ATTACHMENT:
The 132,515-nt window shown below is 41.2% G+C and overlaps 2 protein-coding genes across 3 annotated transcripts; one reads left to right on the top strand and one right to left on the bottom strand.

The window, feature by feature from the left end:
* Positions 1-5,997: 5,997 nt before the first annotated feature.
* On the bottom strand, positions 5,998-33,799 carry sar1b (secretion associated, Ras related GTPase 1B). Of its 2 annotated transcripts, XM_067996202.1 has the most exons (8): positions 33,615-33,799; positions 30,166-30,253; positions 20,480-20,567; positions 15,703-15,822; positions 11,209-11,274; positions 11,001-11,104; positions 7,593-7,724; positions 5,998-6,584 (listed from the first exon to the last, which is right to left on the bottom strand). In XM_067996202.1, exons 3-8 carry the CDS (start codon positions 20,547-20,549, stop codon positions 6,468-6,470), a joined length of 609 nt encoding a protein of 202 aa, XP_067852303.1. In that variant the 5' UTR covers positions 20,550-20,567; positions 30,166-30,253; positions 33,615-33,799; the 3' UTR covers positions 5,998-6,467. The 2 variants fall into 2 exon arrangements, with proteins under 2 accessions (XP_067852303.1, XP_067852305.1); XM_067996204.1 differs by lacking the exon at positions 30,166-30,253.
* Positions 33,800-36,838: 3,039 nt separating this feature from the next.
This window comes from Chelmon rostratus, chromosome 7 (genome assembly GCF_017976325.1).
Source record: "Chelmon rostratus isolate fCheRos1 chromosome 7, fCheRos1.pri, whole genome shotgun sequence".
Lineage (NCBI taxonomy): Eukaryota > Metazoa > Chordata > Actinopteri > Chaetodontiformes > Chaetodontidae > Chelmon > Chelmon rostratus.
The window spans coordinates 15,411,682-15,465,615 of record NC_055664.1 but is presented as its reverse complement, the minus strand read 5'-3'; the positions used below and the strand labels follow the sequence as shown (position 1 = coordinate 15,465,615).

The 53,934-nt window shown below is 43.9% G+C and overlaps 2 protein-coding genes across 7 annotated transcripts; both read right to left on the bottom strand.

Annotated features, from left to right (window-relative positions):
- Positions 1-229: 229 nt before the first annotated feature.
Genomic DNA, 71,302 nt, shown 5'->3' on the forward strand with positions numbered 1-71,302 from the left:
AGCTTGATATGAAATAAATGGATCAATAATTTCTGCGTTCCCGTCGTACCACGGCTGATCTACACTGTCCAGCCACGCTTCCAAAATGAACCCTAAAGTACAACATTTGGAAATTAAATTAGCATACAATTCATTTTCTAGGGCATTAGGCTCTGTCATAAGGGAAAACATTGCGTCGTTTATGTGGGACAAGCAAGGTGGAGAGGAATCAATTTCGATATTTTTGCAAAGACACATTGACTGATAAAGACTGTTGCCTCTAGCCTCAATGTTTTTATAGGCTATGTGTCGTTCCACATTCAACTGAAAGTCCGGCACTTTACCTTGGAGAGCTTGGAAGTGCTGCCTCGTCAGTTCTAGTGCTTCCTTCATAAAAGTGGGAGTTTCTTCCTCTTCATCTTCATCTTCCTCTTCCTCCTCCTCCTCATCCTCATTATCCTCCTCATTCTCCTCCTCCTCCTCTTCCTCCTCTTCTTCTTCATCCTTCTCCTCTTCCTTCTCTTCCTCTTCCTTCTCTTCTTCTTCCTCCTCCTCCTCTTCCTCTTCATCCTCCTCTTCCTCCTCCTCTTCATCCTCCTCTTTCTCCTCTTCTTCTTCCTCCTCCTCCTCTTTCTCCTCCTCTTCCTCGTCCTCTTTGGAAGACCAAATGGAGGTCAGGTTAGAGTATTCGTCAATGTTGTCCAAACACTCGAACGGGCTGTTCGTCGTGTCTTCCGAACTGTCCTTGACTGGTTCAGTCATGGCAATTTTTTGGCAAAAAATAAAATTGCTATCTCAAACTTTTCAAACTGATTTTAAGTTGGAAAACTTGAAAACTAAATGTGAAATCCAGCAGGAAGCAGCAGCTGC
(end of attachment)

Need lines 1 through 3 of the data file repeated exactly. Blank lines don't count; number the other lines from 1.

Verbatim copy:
The 132,515-nt window shown below is 41.2% G+C and overlaps 2 protein-coding genes across 3 annotated transcripts; one reads left to right on the top strand and one right to left on the bottom strand.

The window, feature by feature from the left end:
* Positions 1-5,997: 5,997 nt before the first annotated feature.